I’m writing this column from high above Nebraska. I’m on a plane to Champaign, Illinois – the city where I plan to work and live after graduation.
Every time I fly, I remind myself that 100 years ago, a four-hour trip from California to Illinois would have been a miracle. The same can be said for my laptop. Technology has come a long way.
In two years of writing a column about science, I’ve run across a lot of discoveries that sound too weird to be true. There was the doctor who figured out how to grow human cartilage in a Petri dish. There were the scientists who put a basin of liquid xenon in a mine shaft in order to study invisible dark matter. One of my favorite sources was the UC Davis undergraduate student who uncovered an ancient oil lamp at an archeological dig in true Indiana Jones style.
So many little miracles.
I’m not a religious person. In a column last year, I referred to myself as an atheist. But I’ve changed my mind. The world is too complex for me to decide on one way of thinking.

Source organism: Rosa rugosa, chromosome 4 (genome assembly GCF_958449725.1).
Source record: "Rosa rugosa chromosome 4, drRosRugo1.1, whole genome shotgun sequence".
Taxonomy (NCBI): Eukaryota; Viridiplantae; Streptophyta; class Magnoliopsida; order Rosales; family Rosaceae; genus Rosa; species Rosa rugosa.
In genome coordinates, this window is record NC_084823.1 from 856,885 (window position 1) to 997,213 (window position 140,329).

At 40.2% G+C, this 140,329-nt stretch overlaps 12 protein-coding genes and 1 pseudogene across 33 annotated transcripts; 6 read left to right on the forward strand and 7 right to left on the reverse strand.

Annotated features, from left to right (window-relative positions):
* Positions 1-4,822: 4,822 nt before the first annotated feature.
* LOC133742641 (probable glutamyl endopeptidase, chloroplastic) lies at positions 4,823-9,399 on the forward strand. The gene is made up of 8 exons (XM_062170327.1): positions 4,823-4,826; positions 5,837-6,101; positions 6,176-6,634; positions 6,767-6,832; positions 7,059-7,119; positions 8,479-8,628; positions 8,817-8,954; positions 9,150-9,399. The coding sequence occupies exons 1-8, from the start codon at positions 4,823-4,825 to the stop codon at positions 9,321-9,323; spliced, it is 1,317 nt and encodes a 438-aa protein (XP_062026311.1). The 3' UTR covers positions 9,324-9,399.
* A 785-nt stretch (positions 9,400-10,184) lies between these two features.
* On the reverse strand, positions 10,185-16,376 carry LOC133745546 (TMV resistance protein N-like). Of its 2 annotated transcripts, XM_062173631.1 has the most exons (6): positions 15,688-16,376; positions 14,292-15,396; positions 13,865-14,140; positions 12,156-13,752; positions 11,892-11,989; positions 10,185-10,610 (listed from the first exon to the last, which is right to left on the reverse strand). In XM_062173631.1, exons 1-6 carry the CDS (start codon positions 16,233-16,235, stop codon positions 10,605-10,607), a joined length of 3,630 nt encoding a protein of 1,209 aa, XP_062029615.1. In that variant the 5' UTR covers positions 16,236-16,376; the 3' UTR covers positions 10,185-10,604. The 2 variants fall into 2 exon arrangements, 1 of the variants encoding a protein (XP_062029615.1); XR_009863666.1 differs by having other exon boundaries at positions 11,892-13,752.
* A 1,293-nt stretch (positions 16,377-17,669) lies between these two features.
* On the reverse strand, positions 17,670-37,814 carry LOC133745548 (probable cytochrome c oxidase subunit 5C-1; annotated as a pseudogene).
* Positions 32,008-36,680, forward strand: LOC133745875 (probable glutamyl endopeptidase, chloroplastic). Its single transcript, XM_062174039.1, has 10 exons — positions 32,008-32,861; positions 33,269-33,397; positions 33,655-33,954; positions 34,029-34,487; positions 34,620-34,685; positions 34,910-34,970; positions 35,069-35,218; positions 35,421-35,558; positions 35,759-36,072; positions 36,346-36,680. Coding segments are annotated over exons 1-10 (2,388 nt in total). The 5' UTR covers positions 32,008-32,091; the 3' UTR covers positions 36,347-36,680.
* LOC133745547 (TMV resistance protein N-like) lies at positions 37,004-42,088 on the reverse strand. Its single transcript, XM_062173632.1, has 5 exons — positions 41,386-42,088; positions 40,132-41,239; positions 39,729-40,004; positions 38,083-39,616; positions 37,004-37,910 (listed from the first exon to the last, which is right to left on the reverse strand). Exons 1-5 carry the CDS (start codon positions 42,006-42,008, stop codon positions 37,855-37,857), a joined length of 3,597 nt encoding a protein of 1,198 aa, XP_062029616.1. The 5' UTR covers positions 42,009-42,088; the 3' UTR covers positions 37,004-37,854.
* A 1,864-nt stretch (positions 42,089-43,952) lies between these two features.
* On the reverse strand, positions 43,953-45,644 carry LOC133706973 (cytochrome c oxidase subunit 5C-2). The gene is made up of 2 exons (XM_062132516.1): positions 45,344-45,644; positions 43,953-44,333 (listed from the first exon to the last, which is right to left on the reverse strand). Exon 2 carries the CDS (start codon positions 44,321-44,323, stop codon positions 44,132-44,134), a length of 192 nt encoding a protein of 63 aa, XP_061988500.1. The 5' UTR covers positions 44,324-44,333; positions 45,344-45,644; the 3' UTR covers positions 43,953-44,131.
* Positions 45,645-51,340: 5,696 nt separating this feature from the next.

While my rational brain (what a neurologist would call my prefrontal cortex) knows that life was created by a series of chemical reactions and spurred along by natural selection, the rest of my neurons shout “WHY?”
Why should some wasps lay their eggs inside living caterpillars? Why should earwig mothers have fungicidal saliva? Why are rabbits and guinea pigs the only mammals that don’t get motion sickness?
Nature writer Annie Dillard once wrote, “The creator has pizzazz.”
I don’t know if there’s a creator, but covering science has shown that I’ll never know everything.
When the plane took off this morning, our seats shuddered with every bump on the runway.
The kid sitting in the row behind me turned to his dad.
“This is freaking me out,” the boy said, laughing.
This kid didn’t know about the physics responsible for holding up the plane. He didn’t know how the engines worked or that the wing designs had been put through many wind tunnel tests.
Still, he thought flying was awesome.
The world is overwhelming.
It’s been through my study of science for the last four years that I’ve realized how much I don’t know. Now I just have to decide if that’s freaky or awesome.
MADELINE McCURRY-SCHMIDT wonders if there is something wrong with her in-flight television. Are the “Simpsons” supposed to look neon green? Madeline can be reached at firstname.lastname@example.org.